My eyes haven't been good enough for watch-work in maybe 30 years.
But more than just lumens, one also needs to have sufficient fixtures, and arrange the fixtures, so you don't have shadows on your work.
 

Eddie_T

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They're fed by a current source, so no series resistor, proly duty-cycle dimming only.

Maybe soon The HD will sell light meters.
I don't want a light meter.

The answer may be to install a small-cheap chinese LED dimmer in the fixture housing when I do the conversion if too bright. Then I could set it once w/o interfering with the other fixtures on the circuit (and re-adjust it if/as necessary). Depending upon the type of constant current circuitry used just adding a resistor sufficient to dim could change apparent light temperature.
 
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bud16415

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In my workshop all I did and what I would suggest the OP do in his workshop is put up the cheap plastic or porcelain fixtures that take a screw in light bulb. I now buy the LED bulbs that are equal to a 100W for $1. They hang down and throw a great light in all directions and last a long time. I placed mine on about a 6' grid spacing and it is bright.
 

Guzzle

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And you still get more or less uniform lighting. :)

What I seem to prefer is running extension cords vs.
running Romex & mounting boxes.

My 14' x 28' work area has one ceiling center-mounted box so I put another box next to it for outlets. I've lengthened the cords on most of my tools.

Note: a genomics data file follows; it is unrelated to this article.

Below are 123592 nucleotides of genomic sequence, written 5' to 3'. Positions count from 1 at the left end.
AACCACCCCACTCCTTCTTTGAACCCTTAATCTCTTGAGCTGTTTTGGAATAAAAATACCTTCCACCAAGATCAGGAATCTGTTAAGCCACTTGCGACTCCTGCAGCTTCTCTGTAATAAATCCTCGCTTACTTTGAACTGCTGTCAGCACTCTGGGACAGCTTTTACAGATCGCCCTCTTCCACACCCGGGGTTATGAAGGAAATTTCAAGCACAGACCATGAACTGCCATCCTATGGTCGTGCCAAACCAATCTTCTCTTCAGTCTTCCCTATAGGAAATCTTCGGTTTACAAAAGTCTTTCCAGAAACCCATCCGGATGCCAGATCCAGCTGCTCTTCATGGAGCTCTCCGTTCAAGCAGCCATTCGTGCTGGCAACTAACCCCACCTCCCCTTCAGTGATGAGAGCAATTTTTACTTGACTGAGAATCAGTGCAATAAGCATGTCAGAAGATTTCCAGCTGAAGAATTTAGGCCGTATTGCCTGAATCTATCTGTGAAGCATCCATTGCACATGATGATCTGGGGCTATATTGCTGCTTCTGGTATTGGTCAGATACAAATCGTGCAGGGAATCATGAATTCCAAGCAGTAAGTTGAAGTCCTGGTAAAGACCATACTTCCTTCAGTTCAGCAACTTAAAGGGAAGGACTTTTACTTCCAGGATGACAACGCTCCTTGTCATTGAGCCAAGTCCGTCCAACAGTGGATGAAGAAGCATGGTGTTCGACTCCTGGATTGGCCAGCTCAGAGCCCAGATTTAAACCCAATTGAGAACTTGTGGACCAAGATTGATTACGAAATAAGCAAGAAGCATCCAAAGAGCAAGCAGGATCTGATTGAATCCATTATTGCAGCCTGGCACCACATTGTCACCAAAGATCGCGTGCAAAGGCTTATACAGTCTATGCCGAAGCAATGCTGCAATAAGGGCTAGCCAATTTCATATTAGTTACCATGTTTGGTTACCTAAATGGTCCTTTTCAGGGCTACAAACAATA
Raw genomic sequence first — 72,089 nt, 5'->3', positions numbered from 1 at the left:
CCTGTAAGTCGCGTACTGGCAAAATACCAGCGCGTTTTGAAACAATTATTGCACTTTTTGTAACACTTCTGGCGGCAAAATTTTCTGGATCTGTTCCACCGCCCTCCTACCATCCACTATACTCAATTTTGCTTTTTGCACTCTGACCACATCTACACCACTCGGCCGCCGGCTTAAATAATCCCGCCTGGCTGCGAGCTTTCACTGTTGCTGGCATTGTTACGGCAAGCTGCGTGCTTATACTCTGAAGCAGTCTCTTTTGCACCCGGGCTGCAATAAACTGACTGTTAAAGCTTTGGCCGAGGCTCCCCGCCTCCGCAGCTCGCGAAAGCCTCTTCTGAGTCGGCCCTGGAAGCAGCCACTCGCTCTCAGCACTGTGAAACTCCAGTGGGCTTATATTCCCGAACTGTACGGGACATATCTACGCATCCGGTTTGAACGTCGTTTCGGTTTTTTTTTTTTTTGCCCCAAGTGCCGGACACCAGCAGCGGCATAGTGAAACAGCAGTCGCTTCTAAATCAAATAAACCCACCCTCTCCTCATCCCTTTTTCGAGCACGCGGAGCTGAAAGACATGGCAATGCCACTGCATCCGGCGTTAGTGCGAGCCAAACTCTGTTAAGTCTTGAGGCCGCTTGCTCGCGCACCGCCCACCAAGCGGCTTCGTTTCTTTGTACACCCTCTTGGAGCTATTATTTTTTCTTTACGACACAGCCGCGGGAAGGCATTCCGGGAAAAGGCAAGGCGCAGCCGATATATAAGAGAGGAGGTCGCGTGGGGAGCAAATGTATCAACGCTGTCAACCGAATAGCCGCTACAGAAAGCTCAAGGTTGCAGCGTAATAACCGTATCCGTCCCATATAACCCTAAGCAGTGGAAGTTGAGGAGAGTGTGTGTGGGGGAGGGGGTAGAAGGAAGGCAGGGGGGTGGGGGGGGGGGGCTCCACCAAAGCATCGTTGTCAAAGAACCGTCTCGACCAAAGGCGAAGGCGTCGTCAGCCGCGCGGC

bud16415

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And you still get more or less uniform lighting. :)

What I seem to prefer is running extension cords vs.
running Romex & mounting boxes.

My 14' x 28' work area has one ceiling center-mounted box so I put another box next to it for outlets. I've lengthened the cords on most of my tools.
I have often thought about the time spent running romex and doing wiring the right way vs the amount it will be used. I had a closet in the bedroom that had no light and someone gave me one of those battery things and I stuck it up and it was a total PITA. First time the batteries wore out I yanked it down went up in the attic found a power source cut a hole mounted a box and installed a proper light. The whole job took about 3 hours and now I turn it on about 5 times a week for less than 30 seconds.

All I know is every time I flip that switch I feel good and I’m glad I did it right.
 

Eddie_T

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I have considered adding a simple wooden rail over my bandsaw, scroll saw, RAS and lathe area and using a couple of these clamp lights as movables. I once saw in a home magazine where they were used to get an industrial look track light in a kitchen.
 

Guzzle

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I am probably abusing the NEC worse than a rented mule.:(

Those ads for batt. operated lights, motion detectors, etc. that you see on TV certainly fool the public.
It's the idea of milliamphours that they don't get & the workmanship for these things is probably terrible.

And those ads for reverse mortgages with Tom Selleck are really offensive. In the first ads he was talking down to us & now he looks so troubled as to why in the world more people are not buying these things.

Both of these are kind of like junk mail. And we pay for our TV service & our junk mail, so why should they stop?
 

PeterMarket

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I have used led bulbs from VONT, and it is still the most practical option for me. I like these bulbs because they have a handy app where I can change the colors in the room without any problems or delays. This is precisely what I was looking for when I was thinking about replacing my old light bulbs to make my home more modern. My wife says that I have succeeded. So I can give you a little recommendation in the person of https://www.amazon.com/smart-light-bulb-bulbs-color/dp/B0922Q43LY/